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Role of surface charge and oxidative stress in cytotoxicity and genotoxicity of graphene oxide towards human lung fibroblast cells

Authors

  • Anxin Wang,

    1. Suzhou Key Laboratory of Nanobiomedicine, Division of Nanobiomedicine, Suzhou Institute of Nano-Tech and Nano-Bionics, Chinese Academy of Sciences, Suzhou, Jiangsu, China
    2. National Laboratory of Biomacromolecules, Institute of Biophysics, Chinese Academy of Science, Beijing, China
    3. University of the Chinese Academy of Sciences, Beijing, China
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    • These authors contributed equally to this work.
  • Kefeng Pu,

    1. Suzhou Key Laboratory of Nanobiomedicine, Division of Nanobiomedicine, Suzhou Institute of Nano-Tech and Nano-Bionics, Chinese Academy of Sciences, Suzhou, Jiangsu, China
    2. National Laboratory of Biomacromolecules, Institute of Biophysics, Chinese Academy of Science, Beijing, China
    3. University of the Chinese Academy of Sciences, Beijing, China
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    • These authors contributed equally to this work.
  • Bing Dong,

    1. Suzhou Key Laboratory of Nanobiomedicine, Division of Nanobiomedicine, Suzhou Institute of Nano-Tech and Nano-Bionics, Chinese Academy of Sciences, Suzhou, Jiangsu, China
    2. National Laboratory of Biomacromolecules, Institute of Biophysics, Chinese Academy of Science, Beijing, China
    3. University of the Chinese Academy of Sciences, Beijing, China
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  • Yang Liu,

    1. Suzhou Key Laboratory of Nanobiomedicine, Division of Nanobiomedicine, Suzhou Institute of Nano-Tech and Nano-Bionics, Chinese Academy of Sciences, Suzhou, Jiangsu, China
    2. National Laboratory of Biomacromolecules, Institute of Biophysics, Chinese Academy of Science, Beijing, China
    3. University of the Chinese Academy of Sciences, Beijing, China
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  • Liming Zhang,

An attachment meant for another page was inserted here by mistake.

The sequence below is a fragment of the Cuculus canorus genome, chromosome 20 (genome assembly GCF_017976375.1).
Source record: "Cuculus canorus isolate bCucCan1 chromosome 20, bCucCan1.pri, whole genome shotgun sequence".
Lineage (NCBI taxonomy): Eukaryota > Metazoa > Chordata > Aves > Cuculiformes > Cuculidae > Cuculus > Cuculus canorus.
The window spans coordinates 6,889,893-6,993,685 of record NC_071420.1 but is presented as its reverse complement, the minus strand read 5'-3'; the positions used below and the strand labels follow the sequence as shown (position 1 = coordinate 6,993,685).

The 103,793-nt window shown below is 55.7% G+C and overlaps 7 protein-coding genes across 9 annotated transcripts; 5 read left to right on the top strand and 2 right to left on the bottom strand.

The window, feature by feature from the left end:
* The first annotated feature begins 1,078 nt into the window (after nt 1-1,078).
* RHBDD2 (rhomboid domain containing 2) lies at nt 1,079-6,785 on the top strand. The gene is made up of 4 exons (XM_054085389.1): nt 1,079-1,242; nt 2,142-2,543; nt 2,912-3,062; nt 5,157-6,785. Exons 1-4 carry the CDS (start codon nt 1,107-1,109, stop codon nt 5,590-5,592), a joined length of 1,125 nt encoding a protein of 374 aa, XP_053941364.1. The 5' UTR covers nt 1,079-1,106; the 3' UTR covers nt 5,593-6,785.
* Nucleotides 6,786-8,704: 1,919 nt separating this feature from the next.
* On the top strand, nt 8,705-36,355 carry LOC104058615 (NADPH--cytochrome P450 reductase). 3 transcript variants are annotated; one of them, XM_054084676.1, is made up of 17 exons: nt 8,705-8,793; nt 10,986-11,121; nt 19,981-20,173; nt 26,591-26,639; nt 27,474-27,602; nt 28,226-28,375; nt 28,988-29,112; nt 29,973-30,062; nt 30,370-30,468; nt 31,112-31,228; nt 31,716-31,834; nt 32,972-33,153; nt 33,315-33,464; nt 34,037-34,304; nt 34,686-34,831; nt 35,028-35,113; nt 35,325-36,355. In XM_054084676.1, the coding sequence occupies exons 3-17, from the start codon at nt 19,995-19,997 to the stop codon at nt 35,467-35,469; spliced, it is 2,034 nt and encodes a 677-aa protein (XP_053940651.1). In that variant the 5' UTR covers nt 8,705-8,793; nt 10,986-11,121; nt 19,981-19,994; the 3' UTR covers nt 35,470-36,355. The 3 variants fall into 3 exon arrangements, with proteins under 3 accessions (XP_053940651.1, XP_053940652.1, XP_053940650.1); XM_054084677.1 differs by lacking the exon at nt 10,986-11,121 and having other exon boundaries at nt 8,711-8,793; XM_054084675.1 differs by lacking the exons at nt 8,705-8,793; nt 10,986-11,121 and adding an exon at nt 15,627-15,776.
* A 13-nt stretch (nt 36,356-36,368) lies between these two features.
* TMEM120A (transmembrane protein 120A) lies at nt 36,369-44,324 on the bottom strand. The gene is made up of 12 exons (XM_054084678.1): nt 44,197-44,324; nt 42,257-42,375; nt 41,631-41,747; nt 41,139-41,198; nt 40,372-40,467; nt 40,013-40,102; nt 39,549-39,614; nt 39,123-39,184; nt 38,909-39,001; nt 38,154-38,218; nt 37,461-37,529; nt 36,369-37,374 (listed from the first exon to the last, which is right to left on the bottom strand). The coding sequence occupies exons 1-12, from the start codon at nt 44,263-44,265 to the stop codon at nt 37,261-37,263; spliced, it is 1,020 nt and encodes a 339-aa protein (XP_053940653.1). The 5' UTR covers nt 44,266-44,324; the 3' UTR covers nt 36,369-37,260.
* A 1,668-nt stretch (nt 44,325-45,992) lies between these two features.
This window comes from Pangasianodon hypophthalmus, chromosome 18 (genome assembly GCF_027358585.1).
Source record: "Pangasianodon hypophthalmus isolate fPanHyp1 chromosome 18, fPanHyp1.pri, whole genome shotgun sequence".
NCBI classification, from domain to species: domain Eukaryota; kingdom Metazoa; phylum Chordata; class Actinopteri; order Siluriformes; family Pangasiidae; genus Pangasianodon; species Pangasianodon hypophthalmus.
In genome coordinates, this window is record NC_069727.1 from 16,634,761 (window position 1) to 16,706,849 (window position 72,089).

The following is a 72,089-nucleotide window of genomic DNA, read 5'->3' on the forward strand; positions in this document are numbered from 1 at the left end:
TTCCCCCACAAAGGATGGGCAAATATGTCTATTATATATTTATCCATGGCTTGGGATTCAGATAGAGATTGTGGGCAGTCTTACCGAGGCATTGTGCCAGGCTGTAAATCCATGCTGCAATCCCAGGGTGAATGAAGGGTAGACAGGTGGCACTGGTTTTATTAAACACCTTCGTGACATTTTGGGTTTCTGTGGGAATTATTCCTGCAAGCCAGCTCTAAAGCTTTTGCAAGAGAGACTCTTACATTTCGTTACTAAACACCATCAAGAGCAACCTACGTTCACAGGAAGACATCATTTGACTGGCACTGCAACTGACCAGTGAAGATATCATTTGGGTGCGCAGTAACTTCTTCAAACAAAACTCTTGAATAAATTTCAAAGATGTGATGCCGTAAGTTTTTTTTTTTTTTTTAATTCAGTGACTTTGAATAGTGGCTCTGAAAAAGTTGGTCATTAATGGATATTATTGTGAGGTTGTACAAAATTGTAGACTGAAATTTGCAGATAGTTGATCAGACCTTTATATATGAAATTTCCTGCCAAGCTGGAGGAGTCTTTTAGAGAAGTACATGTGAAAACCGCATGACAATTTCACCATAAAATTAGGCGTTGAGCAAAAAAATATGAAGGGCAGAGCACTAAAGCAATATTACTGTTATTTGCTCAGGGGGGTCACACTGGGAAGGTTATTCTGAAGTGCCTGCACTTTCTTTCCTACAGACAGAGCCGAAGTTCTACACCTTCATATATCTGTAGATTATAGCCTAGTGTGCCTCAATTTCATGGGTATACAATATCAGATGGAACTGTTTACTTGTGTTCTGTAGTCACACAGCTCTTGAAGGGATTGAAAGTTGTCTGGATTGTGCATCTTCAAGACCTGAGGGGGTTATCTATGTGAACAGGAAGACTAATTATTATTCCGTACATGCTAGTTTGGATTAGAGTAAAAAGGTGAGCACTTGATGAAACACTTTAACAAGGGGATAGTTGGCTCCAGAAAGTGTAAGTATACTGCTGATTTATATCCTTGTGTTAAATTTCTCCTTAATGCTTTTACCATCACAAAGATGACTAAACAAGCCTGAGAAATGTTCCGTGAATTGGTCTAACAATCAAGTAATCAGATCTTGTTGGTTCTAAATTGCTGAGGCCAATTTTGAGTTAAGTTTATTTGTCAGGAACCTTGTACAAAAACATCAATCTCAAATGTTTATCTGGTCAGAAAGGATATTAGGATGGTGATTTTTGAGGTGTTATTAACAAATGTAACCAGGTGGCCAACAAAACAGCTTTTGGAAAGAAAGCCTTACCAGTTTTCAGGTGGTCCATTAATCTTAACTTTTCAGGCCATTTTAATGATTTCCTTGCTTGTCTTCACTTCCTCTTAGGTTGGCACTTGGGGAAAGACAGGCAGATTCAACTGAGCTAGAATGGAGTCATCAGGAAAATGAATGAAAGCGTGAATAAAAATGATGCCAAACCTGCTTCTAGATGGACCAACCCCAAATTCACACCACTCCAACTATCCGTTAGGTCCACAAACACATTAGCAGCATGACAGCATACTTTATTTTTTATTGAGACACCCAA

1. Suzhou Key Laboratory of Nanobiomedicine, Division of Nanobiomedicine, Suzhou Institute of Nano-Tech and Nano-Bionics, Chinese Academy of Sciences, Suzhou, Jiangsu, China
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  • Zhijun Zhang,

    1. Suzhou Key Laboratory of Nanobiomedicine, Division of Nanobiomedicine, Suzhou Institute of Nano-Tech and Nano-Bionics, Chinese Academy of Sciences, Suzhou, Jiangsu, China
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  • Wei Duan,

    1. School of Medicine, Deakin University, VIC, Australia
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  • Yimin Zhu

    Corresponding author
    • Suzhou Key Laboratory of Nanobiomedicine, Division of Nanobiomedicine, Suzhou Institute of Nano-Tech and Nano-Bionics, Chinese Academy of Sciences, Suzhou, Jiangsu, China
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Correspondence to: Yimin Zhu, 398 Ruoshui Road, Suzhou Industrial Park, Suzhou 215123, China. E-mail: ymzhu2008@sinano.ac.cn

ABSTRACT

Recently, attempts have been made to apply graphene oxide (GO) in the field of biology and medicine, such as DNA sensing and drug delivery with some necessary modifications. Therefore, the toxicity of GO must be evaluated before it is applied further in biomedicine. In this paper, the cytotoxicity and genotoxicity of GO to human lung fibroblast (HLF) cells have been assessed with methyl thiazolyl tetrazolium (MTT), sub-G1 measurement and comet assays, and the mechanism of its toxicity has been explored. Various modifications of GO have been made to help us determine the factors which could affect the toxicity of GO. The results indicated that cytotoxicity and genotoxicity of GO to HLF cells were concentration dependent, and the genotoxicity induced by GO was more severe than the cytotoxicity to HLF cells. Oxidative stress mediated by GO might explain the reason of its toxic effect. Furthermore, the electronic charge on the surface of GO would play a very important role in the toxicity of GO to HLF cells. Copyright © 2013 John Wiley & Sons, Ltd.

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